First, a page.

Although pomegranates have been cultivated since ancient times, few southern gardeners include this deciduous to semi-evergreen large shrub or small tree (height and width of 12 to 15 feet or more) in their landscapes. Besides its glossy green leaves, pomegranates produce gorgeous carnationlike flowers during June and July. They are about an inch wide and comprised of 5 to 8 crumpled petals. They occur singly or in groups of twos and threes at the ends of the branches.
Pomegranate tolerates acid or alkaline soils and can be sited in full sun to part shade. However, best growth occurs in regions with hot summers and cool winters. The pomegranate can be grown as far north as Washington County, Utah, and Washington, D.C., but not expected to bear fruit. Domant pomegranates can tolerate temperatures down to 12 degrees F; however, severe damage can occur from late spring frosts when new growth emerges in the spring. Commercial pomegranate fruit production is centered in the Bakersfield-Fresno area of California.
There are basically two kinds of pomegranates: cultivars that produce sweet- or tart-flavored fruits and those that do not bear fruits. Many ornamental pomegranates have been selected for their showy flowers, especially those with double flowers that look like carnations. The fail to set fruit due to the abnormal structure of their flower parts. Although pomegranate flowers are typically hermaphroditic containing both male and female stamens an pistils, some nonfruiting cultivars have unisexual flowers or have flowers whose pistils degenerate or are nonfunctional. A few double-flowering pomegranates include ‘Alba’ (double white), ‘Mme. Legrelle’ (coral-red with white variegation), ‘Nochi Shibari'(dark red), and Tayosho (apricot).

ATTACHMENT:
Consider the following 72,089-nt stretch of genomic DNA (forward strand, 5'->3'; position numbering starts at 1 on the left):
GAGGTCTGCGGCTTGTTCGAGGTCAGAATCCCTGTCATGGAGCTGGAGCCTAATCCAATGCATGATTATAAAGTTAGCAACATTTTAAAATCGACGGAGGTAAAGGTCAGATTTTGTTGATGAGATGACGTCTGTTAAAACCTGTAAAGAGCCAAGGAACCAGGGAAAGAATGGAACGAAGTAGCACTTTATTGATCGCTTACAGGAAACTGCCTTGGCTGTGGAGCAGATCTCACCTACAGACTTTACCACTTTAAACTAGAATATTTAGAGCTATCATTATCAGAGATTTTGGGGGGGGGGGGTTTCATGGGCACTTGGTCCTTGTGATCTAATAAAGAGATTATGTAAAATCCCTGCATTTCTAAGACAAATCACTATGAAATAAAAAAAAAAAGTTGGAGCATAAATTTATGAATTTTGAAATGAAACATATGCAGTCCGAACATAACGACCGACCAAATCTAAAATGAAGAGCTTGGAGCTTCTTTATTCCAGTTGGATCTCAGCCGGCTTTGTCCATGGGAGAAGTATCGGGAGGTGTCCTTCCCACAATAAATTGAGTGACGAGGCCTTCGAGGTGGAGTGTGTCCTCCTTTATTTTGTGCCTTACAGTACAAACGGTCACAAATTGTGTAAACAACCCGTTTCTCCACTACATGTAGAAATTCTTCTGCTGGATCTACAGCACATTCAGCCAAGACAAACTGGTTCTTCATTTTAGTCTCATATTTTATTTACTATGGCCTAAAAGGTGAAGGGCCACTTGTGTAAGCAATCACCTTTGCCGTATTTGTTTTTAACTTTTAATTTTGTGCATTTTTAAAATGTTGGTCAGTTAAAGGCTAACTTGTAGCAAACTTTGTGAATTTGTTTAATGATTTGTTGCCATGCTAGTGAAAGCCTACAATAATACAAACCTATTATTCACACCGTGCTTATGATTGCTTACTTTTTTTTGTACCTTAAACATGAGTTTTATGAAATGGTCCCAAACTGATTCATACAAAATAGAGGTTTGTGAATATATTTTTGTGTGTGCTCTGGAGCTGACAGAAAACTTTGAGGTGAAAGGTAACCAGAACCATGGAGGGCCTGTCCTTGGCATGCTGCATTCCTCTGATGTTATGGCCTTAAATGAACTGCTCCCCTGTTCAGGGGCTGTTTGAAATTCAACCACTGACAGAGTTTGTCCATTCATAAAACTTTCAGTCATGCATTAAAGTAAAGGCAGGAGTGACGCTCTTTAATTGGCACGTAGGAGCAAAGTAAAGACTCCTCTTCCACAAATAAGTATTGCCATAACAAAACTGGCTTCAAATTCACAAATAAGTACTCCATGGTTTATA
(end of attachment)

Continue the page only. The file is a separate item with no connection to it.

Fruiting cultivars bear round reddish-green to violet fruit about 3 to 5 inches wide that have a leathery rind. The fleshy seeds are enveloped in a juicy pulp, which may be sweet or tart-flavored depending on the cultivar. These healthy fruits provide potassium and vitamin C and are chock-full of antioxidants. Cultivars grown for their fruit include ‘Wonderful’, in cultivation since 1896, which bears double orangish-red flowers and greenish-red to reddish-orange fruit. The juice is mixed with sugar and water to make grenadine syrup. ‘Grenada’, is a close relative of ‘Wonderful’ with sweeter, darker fruit. ‘Ambrosia’ has gold rind with a red blush, while the rind of ‘Sweet’ remains slightly greenish with a red blush when ripe.
While folks may either like or dislike this unusual fruit, there’s no disagreement about the flowers. Granted, it may be an acquired taste. But there’s no disagreement about the flowers: they’ve been captivating civilizations for centuries.
For more information on growing pomegranates in South Carolina, see “Pomegranate”, HGIC 1359 (http://www.clemson.edu/extension/hgic/plants/vegetables/tree_fruits_nuts/hgic1359.html